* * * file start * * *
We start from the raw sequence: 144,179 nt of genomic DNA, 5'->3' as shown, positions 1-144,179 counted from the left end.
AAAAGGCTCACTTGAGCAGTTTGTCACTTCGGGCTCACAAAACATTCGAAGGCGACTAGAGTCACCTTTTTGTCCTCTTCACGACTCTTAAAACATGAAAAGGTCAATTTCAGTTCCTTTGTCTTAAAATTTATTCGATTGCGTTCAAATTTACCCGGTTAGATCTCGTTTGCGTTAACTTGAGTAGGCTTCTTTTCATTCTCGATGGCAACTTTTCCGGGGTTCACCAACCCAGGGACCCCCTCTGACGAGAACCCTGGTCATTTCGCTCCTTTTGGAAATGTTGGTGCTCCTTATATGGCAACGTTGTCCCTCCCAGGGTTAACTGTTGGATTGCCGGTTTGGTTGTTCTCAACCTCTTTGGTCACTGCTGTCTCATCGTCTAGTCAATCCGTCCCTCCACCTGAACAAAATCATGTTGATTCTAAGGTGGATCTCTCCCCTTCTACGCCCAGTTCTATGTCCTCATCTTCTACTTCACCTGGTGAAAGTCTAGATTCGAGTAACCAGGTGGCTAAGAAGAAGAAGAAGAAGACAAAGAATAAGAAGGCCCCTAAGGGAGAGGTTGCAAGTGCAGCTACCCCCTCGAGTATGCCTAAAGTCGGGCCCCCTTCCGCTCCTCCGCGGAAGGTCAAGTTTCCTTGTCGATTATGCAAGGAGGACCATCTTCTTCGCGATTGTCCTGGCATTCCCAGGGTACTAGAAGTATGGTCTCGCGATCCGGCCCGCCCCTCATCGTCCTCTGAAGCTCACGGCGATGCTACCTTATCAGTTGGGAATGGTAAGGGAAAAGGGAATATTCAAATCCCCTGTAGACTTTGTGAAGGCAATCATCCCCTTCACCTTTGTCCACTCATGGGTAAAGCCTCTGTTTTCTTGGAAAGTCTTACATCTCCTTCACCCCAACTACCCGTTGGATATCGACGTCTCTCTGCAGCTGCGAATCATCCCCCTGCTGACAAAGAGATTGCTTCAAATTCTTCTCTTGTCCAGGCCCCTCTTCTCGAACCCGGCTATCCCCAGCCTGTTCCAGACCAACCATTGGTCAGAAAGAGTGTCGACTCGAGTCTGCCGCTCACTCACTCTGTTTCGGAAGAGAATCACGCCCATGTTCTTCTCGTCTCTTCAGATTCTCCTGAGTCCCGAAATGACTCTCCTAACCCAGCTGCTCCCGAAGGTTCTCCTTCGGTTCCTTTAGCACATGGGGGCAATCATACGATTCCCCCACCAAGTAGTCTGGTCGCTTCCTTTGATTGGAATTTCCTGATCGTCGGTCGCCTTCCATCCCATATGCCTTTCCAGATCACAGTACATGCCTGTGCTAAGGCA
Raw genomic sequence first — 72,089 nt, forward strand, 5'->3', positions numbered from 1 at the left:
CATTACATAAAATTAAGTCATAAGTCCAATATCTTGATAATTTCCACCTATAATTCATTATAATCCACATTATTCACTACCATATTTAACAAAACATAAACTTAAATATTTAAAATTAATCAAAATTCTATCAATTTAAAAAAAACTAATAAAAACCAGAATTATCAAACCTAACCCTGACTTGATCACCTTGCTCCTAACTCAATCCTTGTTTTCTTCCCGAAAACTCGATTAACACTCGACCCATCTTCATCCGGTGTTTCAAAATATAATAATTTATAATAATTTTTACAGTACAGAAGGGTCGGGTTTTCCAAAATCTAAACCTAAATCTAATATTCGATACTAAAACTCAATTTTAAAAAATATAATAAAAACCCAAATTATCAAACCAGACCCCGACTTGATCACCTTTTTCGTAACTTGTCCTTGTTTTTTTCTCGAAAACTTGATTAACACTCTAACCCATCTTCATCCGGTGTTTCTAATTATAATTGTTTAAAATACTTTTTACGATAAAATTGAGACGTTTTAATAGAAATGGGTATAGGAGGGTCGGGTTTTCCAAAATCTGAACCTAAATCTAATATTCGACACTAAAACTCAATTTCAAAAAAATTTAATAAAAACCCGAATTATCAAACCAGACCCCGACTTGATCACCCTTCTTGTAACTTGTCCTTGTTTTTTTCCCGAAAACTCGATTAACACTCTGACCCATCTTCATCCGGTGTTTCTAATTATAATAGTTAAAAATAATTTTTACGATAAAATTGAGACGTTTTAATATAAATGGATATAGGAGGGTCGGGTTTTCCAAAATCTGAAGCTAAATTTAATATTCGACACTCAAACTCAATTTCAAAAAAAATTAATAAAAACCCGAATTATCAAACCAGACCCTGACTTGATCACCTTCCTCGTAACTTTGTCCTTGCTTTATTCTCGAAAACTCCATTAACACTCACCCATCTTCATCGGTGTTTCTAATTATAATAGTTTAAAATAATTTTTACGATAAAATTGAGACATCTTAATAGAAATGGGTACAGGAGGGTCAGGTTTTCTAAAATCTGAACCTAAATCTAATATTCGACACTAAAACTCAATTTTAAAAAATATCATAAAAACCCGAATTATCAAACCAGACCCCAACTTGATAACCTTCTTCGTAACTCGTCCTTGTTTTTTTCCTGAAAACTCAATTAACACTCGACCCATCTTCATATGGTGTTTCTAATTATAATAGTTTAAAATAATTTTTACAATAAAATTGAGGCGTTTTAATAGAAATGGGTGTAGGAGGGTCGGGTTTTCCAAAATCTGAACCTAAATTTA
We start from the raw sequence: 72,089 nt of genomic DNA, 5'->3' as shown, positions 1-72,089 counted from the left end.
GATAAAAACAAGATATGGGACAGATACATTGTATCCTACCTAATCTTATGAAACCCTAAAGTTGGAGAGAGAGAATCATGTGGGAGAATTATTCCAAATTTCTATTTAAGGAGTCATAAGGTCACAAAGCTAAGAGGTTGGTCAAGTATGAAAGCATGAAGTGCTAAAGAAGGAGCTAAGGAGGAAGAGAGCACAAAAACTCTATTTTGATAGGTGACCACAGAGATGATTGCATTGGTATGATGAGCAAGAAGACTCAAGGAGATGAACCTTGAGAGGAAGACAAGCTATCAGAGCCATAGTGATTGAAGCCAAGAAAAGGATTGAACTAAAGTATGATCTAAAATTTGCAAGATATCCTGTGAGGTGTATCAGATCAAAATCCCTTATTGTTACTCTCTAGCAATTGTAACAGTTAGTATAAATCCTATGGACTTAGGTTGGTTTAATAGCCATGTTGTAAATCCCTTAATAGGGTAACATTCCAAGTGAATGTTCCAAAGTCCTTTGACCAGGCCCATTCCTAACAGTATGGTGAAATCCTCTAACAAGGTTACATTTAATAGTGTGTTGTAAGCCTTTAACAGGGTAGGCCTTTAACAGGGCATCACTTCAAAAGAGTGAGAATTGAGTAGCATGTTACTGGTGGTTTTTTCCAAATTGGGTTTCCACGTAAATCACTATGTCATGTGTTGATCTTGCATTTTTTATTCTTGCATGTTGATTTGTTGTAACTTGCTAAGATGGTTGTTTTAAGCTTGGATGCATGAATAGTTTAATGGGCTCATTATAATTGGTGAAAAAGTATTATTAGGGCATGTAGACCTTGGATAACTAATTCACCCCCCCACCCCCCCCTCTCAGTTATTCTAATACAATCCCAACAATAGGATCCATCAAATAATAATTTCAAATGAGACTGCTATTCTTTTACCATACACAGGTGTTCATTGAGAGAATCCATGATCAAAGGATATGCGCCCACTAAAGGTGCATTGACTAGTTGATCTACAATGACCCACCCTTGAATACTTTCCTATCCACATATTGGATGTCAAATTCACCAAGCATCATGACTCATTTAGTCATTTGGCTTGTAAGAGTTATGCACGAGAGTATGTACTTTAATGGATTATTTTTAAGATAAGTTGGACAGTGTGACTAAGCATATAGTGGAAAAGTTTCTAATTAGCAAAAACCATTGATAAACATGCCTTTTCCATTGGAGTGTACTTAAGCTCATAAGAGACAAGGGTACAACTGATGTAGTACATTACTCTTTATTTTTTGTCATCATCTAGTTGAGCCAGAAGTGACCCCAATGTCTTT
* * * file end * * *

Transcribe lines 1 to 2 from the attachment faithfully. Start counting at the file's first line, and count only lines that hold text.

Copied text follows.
We start from the raw sequence: 144,179 nt of genomic DNA, 5'->3' as shown, positions 1-144,179 counted from the left end.
AAAAGGCTCACTTGAGCAGTTTGTCACTTCGGGCTCACAAAACATTCGAAGGCGACTAGAGTCACCTTTTTGTCCTCTTCACGACTCTTAAAACATGAAAAGGTCAATTTCAGTTCCTTTGTCTTAAAATTTATTCGATTGCGTTCAAATTTACCCGGTTAGATCTCGTTTGCGTTAACTTGAGTAGGCTTCTTTTCATTCTCGATGGCAACTTTTCCGGGGTTCACCAACCCAGGGACCCCCTCTGACGAGAACCCTGGTCATTTCGCTCCTTTTGGAAATGTTGGTGCTCCTTATATGGCAACGTTGTCCCTCCCAGGGTTAACTGTTGGATTGCCGGTTTGGTTGTTCTCAACCTCTTTGGTCACTGCTGTCTCATCGTCTAGTCAATCCGTCCCTCCACCTGAACAAAATCATGTTGATTCTAAGGTGGATCTCTCCCCTTCTACGCCCAGTTCTATGTCCTCATCTTCTACTTCACCTGGTGAAAGTCTAGATTCGAGTAACCAGGTGGCTAAGAAGAAGAAGAAGAAGACAAAGAATAAGAAGGCCCCTAAGGGAGAGGTTGCAAGTGCAGCTACCCCCTCGAGTATGCCTAAAGTCGGGCCCCCTTCCGCTCCTCCGCGGAAGGTCAAGTTTCCTTGTCGATTATGCAAGGAGGACCATCTTCTTCGCGATTGTCCTGGCATTCCCAGGGTACTAGAAGTATGGTCTCGCGATCCGGCCCGCCCCTCATCGTCCTCTGAAGCTCACGGCGATGCTACCTTATCAGTTGGGAATGGTAAGGGAAAAGGGAATATTCAAATCCCCTGTAGACTTTGTGAAGGCAATCATCCCCTTCACCTTTGTCCACTCATGGGTAAAGCCTCTGTTTTCTTGGAAAGTCTTACATCTCCTTCACCCCAACTACCCGTTGGATATCGACGTCTCTCTGCAGCTGCGAATCATCCCCCTGCTGACAAAGAGATTGCTTCAAATTCTTCTCTTGTCCAGGCCCCTCTTCTCGAACCCGGCTATCCCCAGCCTGTTCCAGACCAACCATTGGTCAGAAAGAGTGTCGACTCGAGTCTGCCGCTCACTCACTCTGTTTCGGAAGAGAATCACGCCCATGTTCTTCTCGTCTCTTCAGATTCTCCTGAGTCCCGAAATGACTCTCCTAACCCAGCTGCTCCCGAAGGTTCTCCTTCGGTTCCTTTAGCACATGGGGGCAATCATACGATTCCCCCACCAAGTAGTCTGGTCGCTTCCTTTGATTGGAATTTCCTGATCGTCGGTCGCCTTCCATCCCATATGCCTTTCCAGATCACAGTACATGCCTGTGCTAAGGCA